West Midlands Mayor goes ‘blue on blue’ to battle homelessness

“I will not hesitate to stand up to Government when they are not putting the interests of the West Midlands first”.


Tory West Midlands Mayor Andy Street has gone ‘blue on blue’ to back an urgent rethink part of the benefits system to tackle homelessness.

Street calls on Government to increase the Local Housing Allowance (LHA) which he says is a major factor contributing to the increase in homelessness in the region.

“Business growth in the West Midlands is strong (but) we have rough sleepers in doorways just a few steps away from expensive new offices, while other people are sleeping on sofas with their friends or family, or living in some of the worst quality shared housing,” said Street.

“We are doing everything we can to tackle this, and we have seen some success with our Housing First Model, which has already provided accommodation and support for 73 homeless people since last autumn.

“But we need to go much further if we are to design out homelessness, and that includes an urgent rethink of the Local Housing Allowance,” he said.

The LHA – part of Universal Credit, has been frozen for three years while the costs of private-rented housing have continued to rise – meaning more and more people are being evicted for falling into rent arrears.

As reported by 24housing, the All Party Parliamentary Group on Universal Credit went after the LHA as the impact of the 30% cap, the benefits freeze and rents rising faster than inflation saw its value falling  even faster than other benefits – to cover just 3% of rents in some parts of the country.

The Group said benefits should rise by 2% above inflation for each of the next 4 years in order to restore their value to 2015 levels – with a minimum standard of income for benefits claimants should be assessed and implemented by the DWP for all elements of UC.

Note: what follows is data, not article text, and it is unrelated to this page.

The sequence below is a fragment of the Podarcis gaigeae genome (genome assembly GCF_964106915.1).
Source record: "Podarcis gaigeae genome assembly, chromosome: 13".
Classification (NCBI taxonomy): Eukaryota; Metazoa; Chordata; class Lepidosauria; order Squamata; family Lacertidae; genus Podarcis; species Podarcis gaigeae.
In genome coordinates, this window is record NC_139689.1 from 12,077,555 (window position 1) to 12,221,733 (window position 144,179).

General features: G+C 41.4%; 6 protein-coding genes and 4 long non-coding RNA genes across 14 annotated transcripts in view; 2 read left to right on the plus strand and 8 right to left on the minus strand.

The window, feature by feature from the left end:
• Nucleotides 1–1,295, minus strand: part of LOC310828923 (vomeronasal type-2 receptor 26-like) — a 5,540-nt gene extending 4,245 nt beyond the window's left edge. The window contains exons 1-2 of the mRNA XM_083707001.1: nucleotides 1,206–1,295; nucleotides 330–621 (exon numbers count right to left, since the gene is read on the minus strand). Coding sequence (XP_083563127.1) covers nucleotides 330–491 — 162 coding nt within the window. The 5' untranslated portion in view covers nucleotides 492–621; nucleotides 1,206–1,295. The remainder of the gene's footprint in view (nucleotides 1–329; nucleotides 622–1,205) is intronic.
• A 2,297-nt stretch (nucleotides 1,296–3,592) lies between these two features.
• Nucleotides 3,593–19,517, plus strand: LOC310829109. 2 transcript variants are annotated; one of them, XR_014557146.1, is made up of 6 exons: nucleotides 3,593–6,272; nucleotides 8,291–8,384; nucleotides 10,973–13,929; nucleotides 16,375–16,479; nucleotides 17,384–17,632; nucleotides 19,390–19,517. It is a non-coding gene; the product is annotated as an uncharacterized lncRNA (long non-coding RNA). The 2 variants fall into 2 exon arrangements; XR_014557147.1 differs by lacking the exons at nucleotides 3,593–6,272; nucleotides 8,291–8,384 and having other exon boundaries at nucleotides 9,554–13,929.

Street spoke out after a meeting with the Secretary of State for Work and Pensions Amber Rudd to say: “I will not hesitate to stand up to Government when they are not putting the interests of the West Midlands first – and this is one of those occasions – the Government must help us tackle homelessness by addressing welfare-related poverty.”

Rudd has already said the next PM needs to end benefit freeze with destitution on the rise.

Now, Street has aligned himself with homelessness charities, such as Crisis with its ‘Cover the Cost’ campaign, to press for the Government to increase the LHA so 30% of rented homes in any area are affordable for everyone.

Jon Sparkes, Chief Executive at Crisis, said: “We know that the increasing gap between private rents and housing benefit is putting people are under constant pressure to meet simply meet the basic cost rent. This overwhelming pressure month after month is becoming too much for many and they are being forced into homelessness

“To prevent more and more people being pushed into homelessness, we urgently need commitment from the government to both end the current freeze on the LHA, and also ensure it is set at a level that covers the real cost of renting. Ending homelessness for good is entirely possible, but it is only achievable with changes like this.”

Jean Templeton, CEO of the Birmingham-based St Basil’s charity for young homeless people, heads up the WMCA’s Homelessness Taskforce, which was set up when Mr Street was elected as Mayor of the West Midlands, said an increase in the LHA should come in tandem with its payment direct to landlords from the start of a their tenancy to make a “huge impact” in reducing homelessness.

Members of the Homelessness Taskforce include the seven constituent West Midlands member authorities, other public sector organisations, the voluntary sector, and representatives from the business community and housing associations.

The WMCA Board recently approved the taskforce’s forward plan, which will build prevention of homelessness into all the combined authority’s developing work programmes.

The overall purpose of the taskforce is to strengthen the region’s ability to support some of the most vulnerable people in its communities and ensure that its growth is inclusive for all, including those experiencing severe disadvantage.


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